Field position aids win

Special teams and turnovers play big roles for Missouri.
Sunday, November 16, 2003 | 12:00 a.m. CST; updated 11:11 a.m. CDT, Saturday, July 5, 2008

The box score would tell you Missouri’s game against Texas A&M on Saturday was at least relatively close.

The box score would be wrong.

Texas A&M outgained Missouri by a narrow margin, but the Tigers were 23 points better than the Aggies on Saturday, cruising to a 45-22 win at Memorial Stadium.

Missouri cornerback Michael Harden had a simple explanation for why yards didn’t equate to points.

“It has a lot to do with field position,” Harden said. “Our defense was stopping them and giving our offense a good chance to go out there and put points up on the board. Special teams was doing a good job.”

As if playing against the maligned Texas A&M defense that allowed 77 points against Oklahoma on Nov. 8 wasn’t enough, Missouri’s offense started four drives in Aggies territory and four more beyond the Missouri 35.

“That’s huge,” Missouri receiver Darius Outlaw said. “It cuts the field in half. We just have to take advantage of it.”

The Tigers made the most of their opportunities, scoring touchdowns on three of their four drives that started in Texas A&M territory.

Shirdonya Mitchell set up the Tigers with good field position throughout the game, averaging 25.4 yards on five kickoff returns. In the second quarter, Mitchell took the kickoff and burst through a big hole, poised to break it for a touchdown. An Aggie defender got just enough of Mitchell’s foot to trip him up, though.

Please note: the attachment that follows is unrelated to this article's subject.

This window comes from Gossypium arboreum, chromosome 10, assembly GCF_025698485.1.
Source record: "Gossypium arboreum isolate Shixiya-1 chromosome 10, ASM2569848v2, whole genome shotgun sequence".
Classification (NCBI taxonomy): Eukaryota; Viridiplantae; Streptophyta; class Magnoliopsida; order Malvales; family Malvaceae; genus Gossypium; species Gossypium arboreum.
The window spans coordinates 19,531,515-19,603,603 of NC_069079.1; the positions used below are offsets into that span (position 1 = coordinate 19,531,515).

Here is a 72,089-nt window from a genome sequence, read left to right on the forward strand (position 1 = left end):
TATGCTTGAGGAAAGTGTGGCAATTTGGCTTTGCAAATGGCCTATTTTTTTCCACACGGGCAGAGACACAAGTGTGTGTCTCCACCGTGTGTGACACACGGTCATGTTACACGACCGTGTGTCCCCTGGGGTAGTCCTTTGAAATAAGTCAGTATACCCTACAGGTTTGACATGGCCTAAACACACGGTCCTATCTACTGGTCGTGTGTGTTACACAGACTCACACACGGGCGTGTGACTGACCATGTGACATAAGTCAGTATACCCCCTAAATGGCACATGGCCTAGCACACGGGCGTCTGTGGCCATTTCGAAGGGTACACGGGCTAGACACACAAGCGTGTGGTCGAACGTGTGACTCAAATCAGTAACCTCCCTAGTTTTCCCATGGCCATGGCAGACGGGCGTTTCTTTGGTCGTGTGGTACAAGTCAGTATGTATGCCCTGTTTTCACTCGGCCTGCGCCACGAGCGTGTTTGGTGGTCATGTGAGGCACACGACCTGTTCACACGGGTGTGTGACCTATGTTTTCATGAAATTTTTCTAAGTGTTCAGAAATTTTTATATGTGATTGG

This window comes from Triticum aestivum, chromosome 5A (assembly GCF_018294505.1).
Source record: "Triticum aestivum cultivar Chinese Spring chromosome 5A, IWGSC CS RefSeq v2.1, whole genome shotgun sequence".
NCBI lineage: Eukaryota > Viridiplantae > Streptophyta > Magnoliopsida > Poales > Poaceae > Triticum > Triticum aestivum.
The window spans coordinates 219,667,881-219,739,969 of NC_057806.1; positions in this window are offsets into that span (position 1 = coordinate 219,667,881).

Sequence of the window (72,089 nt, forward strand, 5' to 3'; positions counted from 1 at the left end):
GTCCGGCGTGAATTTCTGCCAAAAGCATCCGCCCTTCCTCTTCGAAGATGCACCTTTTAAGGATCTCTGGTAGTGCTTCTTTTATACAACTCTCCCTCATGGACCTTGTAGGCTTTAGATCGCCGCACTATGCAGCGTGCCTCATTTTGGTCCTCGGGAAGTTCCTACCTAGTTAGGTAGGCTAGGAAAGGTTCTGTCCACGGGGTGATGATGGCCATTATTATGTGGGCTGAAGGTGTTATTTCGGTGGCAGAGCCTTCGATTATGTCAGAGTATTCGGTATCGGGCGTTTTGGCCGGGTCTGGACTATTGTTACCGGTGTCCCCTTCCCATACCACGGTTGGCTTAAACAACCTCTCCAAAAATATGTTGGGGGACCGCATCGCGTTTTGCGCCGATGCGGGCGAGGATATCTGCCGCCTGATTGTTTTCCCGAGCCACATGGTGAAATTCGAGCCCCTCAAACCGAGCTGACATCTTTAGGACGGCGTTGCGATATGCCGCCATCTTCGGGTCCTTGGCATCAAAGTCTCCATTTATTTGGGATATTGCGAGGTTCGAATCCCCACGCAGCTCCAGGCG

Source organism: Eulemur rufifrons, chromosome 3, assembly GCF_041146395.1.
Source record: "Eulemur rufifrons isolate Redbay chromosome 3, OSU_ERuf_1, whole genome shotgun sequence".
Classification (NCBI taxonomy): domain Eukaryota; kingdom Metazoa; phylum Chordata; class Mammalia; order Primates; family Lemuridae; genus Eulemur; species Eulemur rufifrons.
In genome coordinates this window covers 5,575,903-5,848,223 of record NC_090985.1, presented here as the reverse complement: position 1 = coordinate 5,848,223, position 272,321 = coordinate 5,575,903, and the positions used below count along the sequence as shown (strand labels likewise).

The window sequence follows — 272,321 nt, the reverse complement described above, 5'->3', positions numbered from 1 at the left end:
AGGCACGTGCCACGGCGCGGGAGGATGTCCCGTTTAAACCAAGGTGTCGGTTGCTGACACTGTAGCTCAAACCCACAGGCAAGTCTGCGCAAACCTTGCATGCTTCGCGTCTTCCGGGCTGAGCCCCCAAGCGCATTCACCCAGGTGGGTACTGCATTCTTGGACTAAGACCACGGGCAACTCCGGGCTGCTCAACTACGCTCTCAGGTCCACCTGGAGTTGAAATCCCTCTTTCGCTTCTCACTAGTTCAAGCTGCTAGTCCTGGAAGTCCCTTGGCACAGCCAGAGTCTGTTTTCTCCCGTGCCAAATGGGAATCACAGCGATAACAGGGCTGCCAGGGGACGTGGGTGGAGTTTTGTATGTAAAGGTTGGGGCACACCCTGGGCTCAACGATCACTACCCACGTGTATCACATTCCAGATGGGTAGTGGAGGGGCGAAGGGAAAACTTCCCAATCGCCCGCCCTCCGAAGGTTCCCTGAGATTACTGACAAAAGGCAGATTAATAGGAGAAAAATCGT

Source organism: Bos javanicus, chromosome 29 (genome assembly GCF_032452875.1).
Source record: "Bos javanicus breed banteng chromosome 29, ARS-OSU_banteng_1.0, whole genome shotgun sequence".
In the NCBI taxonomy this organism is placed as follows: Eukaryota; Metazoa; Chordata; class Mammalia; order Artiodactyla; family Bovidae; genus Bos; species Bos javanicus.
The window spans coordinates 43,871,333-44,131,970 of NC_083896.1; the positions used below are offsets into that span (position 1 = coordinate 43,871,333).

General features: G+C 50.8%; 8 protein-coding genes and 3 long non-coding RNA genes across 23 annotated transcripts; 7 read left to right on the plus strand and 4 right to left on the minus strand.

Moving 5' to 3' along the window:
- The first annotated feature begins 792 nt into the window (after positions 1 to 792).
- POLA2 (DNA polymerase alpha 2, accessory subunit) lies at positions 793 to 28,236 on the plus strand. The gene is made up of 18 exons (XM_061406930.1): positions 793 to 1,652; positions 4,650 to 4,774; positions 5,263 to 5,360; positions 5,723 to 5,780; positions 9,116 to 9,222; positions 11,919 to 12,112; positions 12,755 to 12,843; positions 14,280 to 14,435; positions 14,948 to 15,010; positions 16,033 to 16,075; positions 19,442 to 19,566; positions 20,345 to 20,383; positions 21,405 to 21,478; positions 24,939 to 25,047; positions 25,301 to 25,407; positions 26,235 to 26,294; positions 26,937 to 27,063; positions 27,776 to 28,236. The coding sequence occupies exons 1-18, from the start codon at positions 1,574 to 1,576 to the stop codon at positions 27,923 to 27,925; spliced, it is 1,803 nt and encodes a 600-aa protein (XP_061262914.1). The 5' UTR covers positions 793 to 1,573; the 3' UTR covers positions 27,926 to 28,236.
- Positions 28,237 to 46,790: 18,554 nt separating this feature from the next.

“I just keep getting closer and closer,” Mitchell said. “This week, some dude’s leg got me. I saw the hole just open. My eyes got big, my heart started beating. I thought, ‘This is it.’ But somebody’s leg tripped me up.”

Mitchell said he gets his motivation from the offensive players, who remind him before every kickoff that they are counting on him for good field position.

“It’s very important,” Mitchell said. “If I get to at least the 40-yard line, they’ve got a better chance of scoring. Then, if they get like two first downs, they’re already on the 30.”

The Tigers also got good field position after recovering a Reggie McNeal fumble at the Texas A&M 34. Xzavie Jackson forced the fumble, and Brian Smith recovered it, giving Missouri a chance to improve its lead. The Tigers obliged three plays later when Brad Smith scored on a 19-yard run.

Not one to be left out of the party, Missouri’s defense also took advantage of field position. After Missouri scored on the opening drive, Texas A&M’s Terrence Murphy thought Michael Matheny’s kickoff was going to roll out-of-bounds, but the kick stayed in and Murphy picked it up at the 3.

When he turned to run, Murphy stepped out of bounds and the Aggies’ drive started at the 3.

After the drive went three-and-out, Jacob Young set up to punt from the Aggies end zone. The snap was low, though, and Young’s knee touched the ground as he scooped it up, resulting in a safety and a 9-0 Missouri lead.

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